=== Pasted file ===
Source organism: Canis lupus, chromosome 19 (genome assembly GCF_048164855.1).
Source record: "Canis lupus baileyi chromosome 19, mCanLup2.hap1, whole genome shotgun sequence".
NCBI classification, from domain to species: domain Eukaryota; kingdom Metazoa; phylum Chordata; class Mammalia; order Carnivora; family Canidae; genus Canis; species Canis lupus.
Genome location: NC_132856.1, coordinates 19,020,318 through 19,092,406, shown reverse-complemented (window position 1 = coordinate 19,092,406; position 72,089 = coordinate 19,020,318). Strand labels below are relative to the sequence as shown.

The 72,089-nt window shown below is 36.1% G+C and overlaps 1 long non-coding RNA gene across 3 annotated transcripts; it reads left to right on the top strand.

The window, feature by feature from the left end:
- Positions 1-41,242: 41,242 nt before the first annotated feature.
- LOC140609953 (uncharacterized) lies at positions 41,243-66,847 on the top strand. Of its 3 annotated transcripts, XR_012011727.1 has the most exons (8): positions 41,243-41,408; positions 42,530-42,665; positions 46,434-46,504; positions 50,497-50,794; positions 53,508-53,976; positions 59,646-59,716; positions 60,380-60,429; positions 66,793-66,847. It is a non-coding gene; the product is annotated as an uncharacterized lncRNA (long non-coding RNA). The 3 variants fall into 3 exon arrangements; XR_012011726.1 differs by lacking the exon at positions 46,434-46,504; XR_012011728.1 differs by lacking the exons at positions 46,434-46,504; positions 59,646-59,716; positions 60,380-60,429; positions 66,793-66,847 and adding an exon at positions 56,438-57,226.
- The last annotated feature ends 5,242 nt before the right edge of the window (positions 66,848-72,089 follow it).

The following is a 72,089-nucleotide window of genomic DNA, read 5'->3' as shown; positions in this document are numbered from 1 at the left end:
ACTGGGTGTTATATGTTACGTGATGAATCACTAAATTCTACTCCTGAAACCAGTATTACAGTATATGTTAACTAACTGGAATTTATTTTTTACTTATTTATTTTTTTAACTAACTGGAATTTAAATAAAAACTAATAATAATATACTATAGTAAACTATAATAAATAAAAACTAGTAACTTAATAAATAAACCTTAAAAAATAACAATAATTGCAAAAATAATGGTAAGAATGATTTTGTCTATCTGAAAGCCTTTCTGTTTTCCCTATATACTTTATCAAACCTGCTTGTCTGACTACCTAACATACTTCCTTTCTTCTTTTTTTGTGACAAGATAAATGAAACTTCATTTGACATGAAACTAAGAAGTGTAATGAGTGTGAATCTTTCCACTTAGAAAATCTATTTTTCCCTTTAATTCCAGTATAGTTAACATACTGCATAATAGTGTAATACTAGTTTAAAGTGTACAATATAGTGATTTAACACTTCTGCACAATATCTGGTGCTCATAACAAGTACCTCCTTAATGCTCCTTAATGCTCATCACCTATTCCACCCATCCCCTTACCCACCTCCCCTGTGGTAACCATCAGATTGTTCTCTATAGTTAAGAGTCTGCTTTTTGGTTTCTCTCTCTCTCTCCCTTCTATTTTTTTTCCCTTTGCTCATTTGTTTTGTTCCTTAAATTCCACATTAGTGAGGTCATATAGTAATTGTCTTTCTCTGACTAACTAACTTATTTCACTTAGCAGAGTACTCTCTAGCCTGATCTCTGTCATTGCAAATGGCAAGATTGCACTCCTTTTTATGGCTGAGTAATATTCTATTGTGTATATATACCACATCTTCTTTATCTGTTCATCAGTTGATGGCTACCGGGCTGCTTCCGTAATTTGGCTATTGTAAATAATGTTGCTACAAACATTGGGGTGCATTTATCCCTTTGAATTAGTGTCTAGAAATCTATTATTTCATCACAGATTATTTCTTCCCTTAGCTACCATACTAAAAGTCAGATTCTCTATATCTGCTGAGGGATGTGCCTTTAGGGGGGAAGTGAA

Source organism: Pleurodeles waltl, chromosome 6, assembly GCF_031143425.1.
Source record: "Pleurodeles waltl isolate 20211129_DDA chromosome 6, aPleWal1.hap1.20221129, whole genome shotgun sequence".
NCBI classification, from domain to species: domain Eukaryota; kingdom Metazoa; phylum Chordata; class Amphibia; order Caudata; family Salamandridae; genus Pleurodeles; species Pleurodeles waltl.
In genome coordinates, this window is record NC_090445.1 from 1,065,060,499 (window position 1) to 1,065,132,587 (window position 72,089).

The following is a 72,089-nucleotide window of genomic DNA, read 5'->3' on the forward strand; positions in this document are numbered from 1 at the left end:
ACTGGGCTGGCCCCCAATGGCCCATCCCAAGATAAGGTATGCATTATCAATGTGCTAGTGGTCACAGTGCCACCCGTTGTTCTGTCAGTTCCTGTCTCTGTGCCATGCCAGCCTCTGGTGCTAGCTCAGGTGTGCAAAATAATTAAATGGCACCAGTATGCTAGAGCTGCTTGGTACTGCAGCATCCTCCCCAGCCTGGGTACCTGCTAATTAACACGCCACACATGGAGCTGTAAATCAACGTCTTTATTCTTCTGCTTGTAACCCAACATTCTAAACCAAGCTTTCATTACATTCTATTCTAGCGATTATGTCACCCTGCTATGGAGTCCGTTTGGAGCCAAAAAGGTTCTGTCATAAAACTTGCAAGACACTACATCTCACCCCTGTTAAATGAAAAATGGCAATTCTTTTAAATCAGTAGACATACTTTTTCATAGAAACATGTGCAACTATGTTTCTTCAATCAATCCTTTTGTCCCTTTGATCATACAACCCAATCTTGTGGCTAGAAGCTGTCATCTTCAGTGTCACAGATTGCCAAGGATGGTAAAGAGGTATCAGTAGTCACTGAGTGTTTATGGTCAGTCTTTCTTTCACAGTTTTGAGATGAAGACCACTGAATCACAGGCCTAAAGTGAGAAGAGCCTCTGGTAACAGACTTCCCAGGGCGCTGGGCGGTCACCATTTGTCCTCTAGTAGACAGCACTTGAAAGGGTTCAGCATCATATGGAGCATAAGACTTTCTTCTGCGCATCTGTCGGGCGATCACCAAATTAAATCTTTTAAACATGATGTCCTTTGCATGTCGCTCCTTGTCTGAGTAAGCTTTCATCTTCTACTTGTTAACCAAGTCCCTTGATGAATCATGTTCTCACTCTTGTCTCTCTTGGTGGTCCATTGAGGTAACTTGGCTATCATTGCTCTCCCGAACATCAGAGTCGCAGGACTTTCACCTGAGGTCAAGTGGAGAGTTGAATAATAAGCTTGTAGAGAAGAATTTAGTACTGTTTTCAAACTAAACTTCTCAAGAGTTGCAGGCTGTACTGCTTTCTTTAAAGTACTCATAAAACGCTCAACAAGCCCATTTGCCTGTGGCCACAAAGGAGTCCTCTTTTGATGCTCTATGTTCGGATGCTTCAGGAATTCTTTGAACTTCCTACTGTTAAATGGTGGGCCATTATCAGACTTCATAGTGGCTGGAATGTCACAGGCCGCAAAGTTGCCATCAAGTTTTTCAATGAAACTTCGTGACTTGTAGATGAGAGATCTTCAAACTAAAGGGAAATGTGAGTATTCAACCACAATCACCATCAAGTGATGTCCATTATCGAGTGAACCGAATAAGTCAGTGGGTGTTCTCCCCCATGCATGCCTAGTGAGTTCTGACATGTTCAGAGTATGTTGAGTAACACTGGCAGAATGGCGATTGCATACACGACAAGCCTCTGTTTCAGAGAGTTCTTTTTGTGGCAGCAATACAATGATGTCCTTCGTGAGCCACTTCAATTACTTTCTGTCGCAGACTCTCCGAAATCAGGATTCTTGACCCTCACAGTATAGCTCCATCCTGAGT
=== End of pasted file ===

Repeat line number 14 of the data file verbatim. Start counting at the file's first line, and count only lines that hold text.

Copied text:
NCBI classification, from domain to species: domain Eukaryota; kingdom Metazoa; phylum Chordata; class Amphibia; order Caudata; family Salamandridae; genus Pleurodeles; species Pleurodeles waltl.